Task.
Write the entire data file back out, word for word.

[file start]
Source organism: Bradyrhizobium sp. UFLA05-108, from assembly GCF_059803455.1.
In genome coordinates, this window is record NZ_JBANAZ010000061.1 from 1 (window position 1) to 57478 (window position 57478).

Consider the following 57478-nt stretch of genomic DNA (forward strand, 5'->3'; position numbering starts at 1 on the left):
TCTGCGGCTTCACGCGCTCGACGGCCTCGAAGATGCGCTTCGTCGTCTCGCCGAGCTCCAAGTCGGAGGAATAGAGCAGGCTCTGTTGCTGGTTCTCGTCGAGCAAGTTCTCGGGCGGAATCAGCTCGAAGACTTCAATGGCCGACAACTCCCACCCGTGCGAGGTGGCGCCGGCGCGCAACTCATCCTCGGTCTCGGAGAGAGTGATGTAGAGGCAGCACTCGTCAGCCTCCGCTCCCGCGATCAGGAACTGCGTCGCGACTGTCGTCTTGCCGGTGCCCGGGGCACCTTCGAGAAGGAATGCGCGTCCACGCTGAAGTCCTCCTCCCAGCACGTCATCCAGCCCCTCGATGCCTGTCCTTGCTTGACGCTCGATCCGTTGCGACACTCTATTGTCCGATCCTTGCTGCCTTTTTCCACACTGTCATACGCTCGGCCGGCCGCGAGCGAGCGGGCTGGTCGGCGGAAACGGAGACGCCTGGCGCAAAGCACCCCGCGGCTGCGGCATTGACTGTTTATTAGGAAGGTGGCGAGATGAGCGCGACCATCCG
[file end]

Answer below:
Source organism: Bradyrhizobium sp. UFLA05-108, from assembly GCF_059803455.1.
In genome coordinates, this window is record NZ_JBANAZ010000061.1 from 1 (window position 1) to 57478 (window position 57478).

Consider the following 57478-nt stretch of genomic DNA (forward strand, 5'->3'; position numbering starts at 1 on the left):
TCTGCGGCTTCACGCGCTCGACGGCCTCGAAGATGCGCTTCGTCGTCTCGCCGAGCTCCAAGTCGGAGGAATAGAGCAGGCTCTGTTGCTGGTTCTCGTCGAGCAAGTTCTCGGGCGGAATCAGCTCGAAGACTTCAATGGCCGACAACTCCCACCCGTGCGAGGTGGCGCCGGCGCGCAACTCATCCTCGGTCTCGGAGAGAGTGATGTAGAGGCAGCACTCGTCAGCCTCCGCTCCCGCGATCAGGAACTGCGTCGCGACTGTCGTCTTGCCGGTGCCCGGGGCACCTTCGAGAAGGAATGCGCGTCCACGCTGAAGTCCTCCTCCCAGCACGTCATCCAGCCCCTCGATGCCTGTCCTTGCTTGACGCTCGATCCGTTGCGACACTCTATTGTCCGATCCTTGCTGCCTTTTTCCACACTGTCATACGCTCGGCCGGCCGCGAGCGAGCGGGCTGGTCGGCGGAAACGGAGACGCCTGGCGCAAAGCACCCCGCGGCTGCGGCATTGACTGTTTATTAGGAAGGTGGCGAGATGAGCGCGACCATCCG